Yes. It has happened.
This is rare, but it happens.
One of the most recent examples involves sales tax jurisdiction.
In Quill Corp. v. North Dakota, 504 U.S. 298 (1992), the U.S. Supreme Court changed prior law to prohibit sales taxation imposed on sellers of goods who have no offices for the conduct of business in the taxing state who deliver their goods via common carriers (e.g. U.S. mail, UPS, Federal Express, etc.).
Quill Corp. hardened the rule of the case National Bellas Hess v. Department of Revenue of Illinois, 386 U.S. 753 (1967), in which the Supreme Court ruled that a mail order reseller was not required to collect sales tax unless it had some physical contact with the state. The Court in National Bellas Hess recounted some key cases in place before it was decided:
In applying these principles the Court has upheld the power of a State
to impose liability upon an out-of-state seller to collect a local use
tax in a variety of circumstances. Where the sales were arranged by
local agents in the taxing State, we have upheld such power. Felt &
Tarrant Mfg. Co. v. Gallagher, 306 U.S. 62 , 59 S.Ct. 376; General
Trading Co. v. State Tax Comm'n, 322 U.S. 335 , 64 S.Ct. 1028. We have
reached the same result where the mail order seller maintained local
retail stores. Nelson v. Sears, Roebuck & Co., 312 U.S. 359 , 61 S.Ct.
58; Nelson v. Montgomery Ward & Co., 312 U.S. 373 , 61 S.Ct. 593.10 In
those situations the out-of-state seller was plainly accorded the
protection and services of the taxing State. The case in this Court
which represents the furthest constitutional reach to date of a
State's power to deputize an out-of-state retailer as its collection
agent for a use tax is Scripto, Inc. v. Carson, 362 U.S. 207 , 80
S.Ct. 619, 4 L.Ed.2d 660. There we held that Florida could
constitutionally impose upon a Georgia seller the duty of collecting a
state use tax upon the sale of goods shipped to customers in Florida.
In that case the seller had '10 wholesalers, jobbers, or 'salesmen'
conducting continuous local solicitation in Florida and forwarding the
resulting orders [386 U.S. 753, 758] from that State to Atlanta for
shipment of the ordered goods.' 362 U.S., at 211 , 80 S.Ct., at 621.
It looked very likely prior to National Bellas Hess, that intentionally shipping goods to and advertising in a state would have subjected it to sales tax liability (something called "purposeful availment"), by analogy to other personal jurisdiction cases. In other areas of law the trend of the cases allowed a state to assert jurisdiction over someone outside the sate for any act directed intentionally towards a state, which a sale of goods for delivery in a state would include. This principal was eventually articulated directly in the personal jurisdiction context. See, e.g. World-Wide Volkswagen Corp., 444 U.S. 286 (1980), and there had been every indication prior to National Bellas Hess that that was where it was going with the sales tax cases as well.
In South Dakota v. Wayfair, Inc. (U.S. 2018), the U.S. Supreme Court overruled Quill and Bellas and reverted the law to its pre-Bellas state. It noted its ruling for example, in a pre-Bellas case that:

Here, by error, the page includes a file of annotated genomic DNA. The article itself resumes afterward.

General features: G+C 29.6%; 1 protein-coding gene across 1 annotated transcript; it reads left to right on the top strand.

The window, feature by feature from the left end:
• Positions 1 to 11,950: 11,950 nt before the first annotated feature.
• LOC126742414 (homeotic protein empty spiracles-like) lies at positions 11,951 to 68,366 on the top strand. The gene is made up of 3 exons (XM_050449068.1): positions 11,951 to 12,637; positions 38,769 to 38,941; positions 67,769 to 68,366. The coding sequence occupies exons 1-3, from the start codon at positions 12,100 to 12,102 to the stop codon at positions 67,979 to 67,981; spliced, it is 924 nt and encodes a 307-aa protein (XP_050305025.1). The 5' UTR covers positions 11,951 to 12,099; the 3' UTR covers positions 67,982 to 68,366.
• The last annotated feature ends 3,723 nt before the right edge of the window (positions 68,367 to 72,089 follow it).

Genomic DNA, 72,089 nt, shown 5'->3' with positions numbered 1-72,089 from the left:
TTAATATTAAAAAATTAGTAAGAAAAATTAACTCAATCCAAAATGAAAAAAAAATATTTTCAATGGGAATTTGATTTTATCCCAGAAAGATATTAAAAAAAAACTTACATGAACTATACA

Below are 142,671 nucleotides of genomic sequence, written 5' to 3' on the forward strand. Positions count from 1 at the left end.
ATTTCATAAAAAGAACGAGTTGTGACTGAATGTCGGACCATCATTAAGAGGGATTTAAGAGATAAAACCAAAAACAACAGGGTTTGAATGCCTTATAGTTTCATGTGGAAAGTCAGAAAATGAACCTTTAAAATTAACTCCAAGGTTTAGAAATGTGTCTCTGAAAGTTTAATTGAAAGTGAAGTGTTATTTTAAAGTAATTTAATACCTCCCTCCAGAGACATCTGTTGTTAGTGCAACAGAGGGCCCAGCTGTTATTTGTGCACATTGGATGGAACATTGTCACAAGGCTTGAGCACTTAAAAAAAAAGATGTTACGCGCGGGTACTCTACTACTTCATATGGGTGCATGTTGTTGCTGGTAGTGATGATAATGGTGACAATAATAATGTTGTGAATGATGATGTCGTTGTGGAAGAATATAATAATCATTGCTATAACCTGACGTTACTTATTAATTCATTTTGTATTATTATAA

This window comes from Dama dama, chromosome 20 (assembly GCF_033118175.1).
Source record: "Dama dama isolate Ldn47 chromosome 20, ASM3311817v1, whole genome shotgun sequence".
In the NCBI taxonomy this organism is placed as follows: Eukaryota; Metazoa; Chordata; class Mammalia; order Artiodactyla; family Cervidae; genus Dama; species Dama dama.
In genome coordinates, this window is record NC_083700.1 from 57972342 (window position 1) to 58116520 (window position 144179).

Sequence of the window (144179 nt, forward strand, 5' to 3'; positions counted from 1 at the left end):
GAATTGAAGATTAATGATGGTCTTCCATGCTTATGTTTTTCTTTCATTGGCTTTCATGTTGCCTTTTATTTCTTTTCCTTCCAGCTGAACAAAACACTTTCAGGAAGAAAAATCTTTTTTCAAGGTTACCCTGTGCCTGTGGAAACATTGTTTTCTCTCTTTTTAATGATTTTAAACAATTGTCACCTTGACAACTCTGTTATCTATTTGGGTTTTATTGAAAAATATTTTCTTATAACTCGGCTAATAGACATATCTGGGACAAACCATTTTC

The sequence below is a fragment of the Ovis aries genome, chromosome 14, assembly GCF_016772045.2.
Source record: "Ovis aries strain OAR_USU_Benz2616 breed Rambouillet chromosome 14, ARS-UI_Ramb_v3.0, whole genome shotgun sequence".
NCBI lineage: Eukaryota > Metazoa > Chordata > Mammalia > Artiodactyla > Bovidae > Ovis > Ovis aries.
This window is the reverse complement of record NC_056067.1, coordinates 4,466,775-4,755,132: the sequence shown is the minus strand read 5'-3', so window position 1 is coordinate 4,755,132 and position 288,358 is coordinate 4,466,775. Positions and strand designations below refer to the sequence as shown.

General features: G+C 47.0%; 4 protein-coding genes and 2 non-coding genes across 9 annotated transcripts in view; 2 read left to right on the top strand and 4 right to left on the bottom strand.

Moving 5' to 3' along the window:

[B]usiness “is in no position to found a constitutional right . . . on
the practical opportunities for tax avoidance,” Nelson v. Sears,
Roebuck & Co., 312 U. S. 359, 366.
The pre-Bellas rule continued in place for taxes other than sales taxes. For example, the U.S. Supreme Court held that “interstate commerce may be required to pay its fair share of state taxes.” D. H. Holmes Co. v.
McNamara, 486 U. S. 24, 31 (1988). In Wayfair, the U.S. Supreme Court noted of the clearest indications of the pre-Bellas rule in cases where the U.S. Supreme Court held that:
“[t]he imposition on the seller of the duty to insure collection of
the tax from the purchaser does not violate the [C]ommerce [C]lause.”
McGoldrick v. Berwind-White Coal Mining Co., 309 U. S. 33, 50, n. 9
(1940). It is a “‘familiar and sanctioned device.’” Scripto, Inc. v.
Carson, 362 U. S. 207, 212 (1960).
Why Is This Rare?
What keeps this situation from being more common? . . . given the
highly polarized nature of American politics and the tendency of
political parties to do everything they can to overturn any decisions
made by the opposite party when they gain a majority I'm a little
surprised that Justices aren't more prone to the same, regardless of
the general stigma against changing old precedents.
While there is intense partisan conflict in the U.S., most of that conflict is of one party relative to the other on the liberal-conservative scale, and not something absolute.
For example, while Loving v. Virginia (U.S. 1967) (legalizing interracial marriage) took a position squarely opposed by conservatives at the time and one that even Martin Luther King, Jr. was reluctant to openly push and many liberals were leery of, at the time, by the 1980s there were formerly segregationist Senators in Congress who had staff members who were in interracial marriages and the rightness of the legality of interracial marriage was universally conceded.
Essentially the same people were pro- and anti- legislation and legal action to reduce racial discrimination in the 1980s as in 1967, but the goal posts had moved.
In part, this is because a binding U.S. Supreme Court opinion has a strong tendency to change conventional wisdom and beliefs among the entire populace except in rare cases (e.g. abortion). And, in part, this is because notable U.S. Supreme Court rulings are usually lagging indicators of social and economic trends that are already well underway when they are decided.